We have all heard about SIRI-vocal assistant on e-phone. SIRI seems like a toy, but it’s a giant technological step. It’s the computer’s recognition of the human language, which has required around 30 years of work. SIRI marks for the public the moment when computer passes into the performance of routine works, into a chore which up until now was only done by the man. Of course, it’s not perfect, but further transformation is only an issue of time.

After SIRI, there was the driverless car and the most known one is the Google car.

But what has changed. So far, computers applied undefined and written rules… Driving a car was considered as something which could not be computerized-the driver must analyze a large number of visual and audio information and only human intelligence could take the necessary decisions.

Today, cars with no drivers are ready. They are being tested in the USA, they will soon be tested in England and in other EU countries.

For years, machines have been learning to play chess and given that they are able to process as soon as possible, they manage to exceed those who have programmed them in finding results.

Some may have heard of Watson-the robot who has defeated the best players in the world in a famous game called Jeopardy. But not only this. The diagnosis of the rarest illnesses is now done by Watson robot better than a specialized; simply because Watson is able to handle all the information published in the world, something which no doctor can do.

In several countries of Asia, Watson replaces clerks who deal with the citizens in public institutions. Intelligent machines are constantly and intensively replacing some of the most intelligent human labors thanks of the treatment of Big Data.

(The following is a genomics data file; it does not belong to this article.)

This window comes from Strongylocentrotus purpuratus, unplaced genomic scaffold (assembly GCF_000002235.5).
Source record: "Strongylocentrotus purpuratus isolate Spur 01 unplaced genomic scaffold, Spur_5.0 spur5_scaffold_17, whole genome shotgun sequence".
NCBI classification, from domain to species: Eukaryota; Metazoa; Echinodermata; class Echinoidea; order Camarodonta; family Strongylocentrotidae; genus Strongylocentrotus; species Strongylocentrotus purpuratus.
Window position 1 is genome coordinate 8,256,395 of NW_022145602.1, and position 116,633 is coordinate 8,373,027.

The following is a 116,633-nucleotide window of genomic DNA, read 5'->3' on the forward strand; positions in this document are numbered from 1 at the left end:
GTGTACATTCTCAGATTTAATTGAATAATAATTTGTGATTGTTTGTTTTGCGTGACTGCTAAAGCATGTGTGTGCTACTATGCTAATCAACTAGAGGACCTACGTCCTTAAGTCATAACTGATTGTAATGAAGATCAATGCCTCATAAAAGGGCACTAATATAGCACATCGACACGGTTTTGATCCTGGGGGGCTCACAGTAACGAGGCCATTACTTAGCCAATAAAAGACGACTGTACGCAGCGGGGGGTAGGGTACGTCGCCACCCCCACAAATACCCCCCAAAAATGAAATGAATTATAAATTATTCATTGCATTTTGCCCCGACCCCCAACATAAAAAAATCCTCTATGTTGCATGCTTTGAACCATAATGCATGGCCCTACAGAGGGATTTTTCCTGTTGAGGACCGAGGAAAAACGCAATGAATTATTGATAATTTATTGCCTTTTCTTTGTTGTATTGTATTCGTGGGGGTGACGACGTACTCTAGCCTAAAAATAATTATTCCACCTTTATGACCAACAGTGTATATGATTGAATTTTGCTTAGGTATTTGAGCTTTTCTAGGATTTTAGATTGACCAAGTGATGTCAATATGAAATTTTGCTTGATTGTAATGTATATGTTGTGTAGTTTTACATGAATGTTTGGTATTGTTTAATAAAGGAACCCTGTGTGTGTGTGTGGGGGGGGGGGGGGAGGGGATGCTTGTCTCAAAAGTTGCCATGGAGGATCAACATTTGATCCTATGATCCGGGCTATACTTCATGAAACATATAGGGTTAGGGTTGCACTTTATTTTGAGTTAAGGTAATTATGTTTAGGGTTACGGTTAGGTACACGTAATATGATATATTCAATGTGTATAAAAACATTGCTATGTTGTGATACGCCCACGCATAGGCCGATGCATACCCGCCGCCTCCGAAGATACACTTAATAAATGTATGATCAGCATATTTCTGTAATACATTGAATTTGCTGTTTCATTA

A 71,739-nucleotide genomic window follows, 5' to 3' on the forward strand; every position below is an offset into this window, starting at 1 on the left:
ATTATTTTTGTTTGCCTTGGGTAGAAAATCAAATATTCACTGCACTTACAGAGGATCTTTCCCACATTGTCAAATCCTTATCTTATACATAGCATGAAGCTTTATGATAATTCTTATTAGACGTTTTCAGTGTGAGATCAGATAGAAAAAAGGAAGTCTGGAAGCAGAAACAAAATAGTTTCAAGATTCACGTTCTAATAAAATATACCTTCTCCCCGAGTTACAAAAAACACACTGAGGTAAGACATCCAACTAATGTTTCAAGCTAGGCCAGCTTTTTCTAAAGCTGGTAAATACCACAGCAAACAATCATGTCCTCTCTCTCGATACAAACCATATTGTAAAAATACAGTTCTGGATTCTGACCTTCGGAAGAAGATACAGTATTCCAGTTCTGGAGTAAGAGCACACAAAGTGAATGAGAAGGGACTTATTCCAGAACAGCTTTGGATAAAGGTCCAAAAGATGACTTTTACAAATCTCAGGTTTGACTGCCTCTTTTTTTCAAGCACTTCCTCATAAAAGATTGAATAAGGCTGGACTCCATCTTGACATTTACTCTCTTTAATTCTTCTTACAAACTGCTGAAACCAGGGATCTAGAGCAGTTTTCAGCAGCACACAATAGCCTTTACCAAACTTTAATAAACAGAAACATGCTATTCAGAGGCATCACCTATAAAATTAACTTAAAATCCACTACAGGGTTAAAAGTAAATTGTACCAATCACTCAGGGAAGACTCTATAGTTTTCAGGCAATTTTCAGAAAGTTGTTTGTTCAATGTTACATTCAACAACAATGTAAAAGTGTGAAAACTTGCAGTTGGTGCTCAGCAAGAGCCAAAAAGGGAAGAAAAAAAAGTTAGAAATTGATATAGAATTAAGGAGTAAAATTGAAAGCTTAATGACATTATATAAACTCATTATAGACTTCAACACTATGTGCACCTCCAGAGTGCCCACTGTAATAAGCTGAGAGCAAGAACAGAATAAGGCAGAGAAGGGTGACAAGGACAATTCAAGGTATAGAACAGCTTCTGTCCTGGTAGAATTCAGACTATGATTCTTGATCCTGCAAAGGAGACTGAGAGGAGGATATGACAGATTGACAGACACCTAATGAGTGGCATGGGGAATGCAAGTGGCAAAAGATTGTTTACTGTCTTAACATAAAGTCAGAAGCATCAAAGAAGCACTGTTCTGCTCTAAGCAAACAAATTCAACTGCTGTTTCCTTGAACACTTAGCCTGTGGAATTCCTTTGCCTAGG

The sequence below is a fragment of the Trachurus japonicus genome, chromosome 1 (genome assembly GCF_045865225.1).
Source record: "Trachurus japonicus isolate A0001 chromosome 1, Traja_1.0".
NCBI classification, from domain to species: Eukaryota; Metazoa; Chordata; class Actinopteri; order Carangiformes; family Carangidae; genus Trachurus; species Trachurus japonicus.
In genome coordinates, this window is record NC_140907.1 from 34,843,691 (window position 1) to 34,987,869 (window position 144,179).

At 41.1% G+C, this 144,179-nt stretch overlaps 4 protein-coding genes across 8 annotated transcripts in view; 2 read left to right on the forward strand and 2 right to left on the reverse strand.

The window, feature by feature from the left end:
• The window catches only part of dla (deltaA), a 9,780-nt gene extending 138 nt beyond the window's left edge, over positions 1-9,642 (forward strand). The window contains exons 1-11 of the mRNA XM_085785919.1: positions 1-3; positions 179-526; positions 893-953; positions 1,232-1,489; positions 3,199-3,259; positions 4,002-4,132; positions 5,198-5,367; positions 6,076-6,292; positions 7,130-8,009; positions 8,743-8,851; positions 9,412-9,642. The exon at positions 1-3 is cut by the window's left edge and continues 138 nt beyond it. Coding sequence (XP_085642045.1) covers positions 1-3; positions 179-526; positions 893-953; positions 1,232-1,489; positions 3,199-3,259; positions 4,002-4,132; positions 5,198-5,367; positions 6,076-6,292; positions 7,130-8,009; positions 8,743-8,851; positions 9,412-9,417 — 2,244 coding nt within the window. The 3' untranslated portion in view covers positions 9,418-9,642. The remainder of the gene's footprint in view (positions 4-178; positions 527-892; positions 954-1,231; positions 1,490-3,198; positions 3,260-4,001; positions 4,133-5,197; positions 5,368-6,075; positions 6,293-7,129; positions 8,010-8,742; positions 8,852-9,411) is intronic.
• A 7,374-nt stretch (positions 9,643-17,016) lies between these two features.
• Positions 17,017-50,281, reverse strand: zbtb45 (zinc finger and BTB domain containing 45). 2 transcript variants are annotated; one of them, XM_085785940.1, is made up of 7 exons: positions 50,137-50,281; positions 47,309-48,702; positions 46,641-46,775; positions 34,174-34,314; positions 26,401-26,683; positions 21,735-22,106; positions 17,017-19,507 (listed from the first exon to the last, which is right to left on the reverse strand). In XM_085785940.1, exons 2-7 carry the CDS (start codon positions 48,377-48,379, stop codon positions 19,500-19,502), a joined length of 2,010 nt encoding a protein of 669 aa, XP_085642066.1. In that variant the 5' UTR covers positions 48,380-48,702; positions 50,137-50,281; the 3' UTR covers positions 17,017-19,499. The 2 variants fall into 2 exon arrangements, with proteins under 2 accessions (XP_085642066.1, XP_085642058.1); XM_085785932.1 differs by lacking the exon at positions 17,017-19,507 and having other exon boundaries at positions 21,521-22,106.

Today we have a large amount of information on many facts of life.

50 years ago, if we wanted to know where a public person or a criminal went, someone had to follow him: today we have the data of his phone, of the place where he has used his bank card or if he has used an electronic ticket.

What’s more, we have intelligent ways to link, compare these data and manage to define customs and human behaviors.

Tomorrow we will have more information.

In Information and Technology, we have only seen the T so far and not the I, we have only seen technology and not the power of information.

Digital assets and access for everyone

Digital abundance improves the quality of life for everyone. But everything which is offered free of charge, is not calculated as part of GDP. The value of digital world, not included in the GDP, is estimated to be around 300 billion Euros worth of free services on the internet. We can all benefit from this endless asset and it’s relatively simple if we meet three conditions:

-accessibility (abundant internet equipment and access-also known as broadband);

-digital literacy-knowledge on the use of digital internet

-knowledge in English, which can be learned free of charge on the internet today.

This is the world where today’s 20 year olds will live

In this new world, the labor market will change, because a number of new services will be computerized; there will be less routine work, but even a part of the intelligent works will be carried out by machines.

This world is not science fiction; this world is her today and very soon it will be expanded everywhere.

The only way is to embrace the pace of this new world, to work with new machines and use the knowledge.

Sometimes it may happen that we become nostalgic about the world when it was simpler. But the same question arises: How many people are ready to live without the facilities offered by mobile phones today? How much can people survive without it? The question is not if we will embrace it or not, but how fast and how much we will benefit from it. /ibna/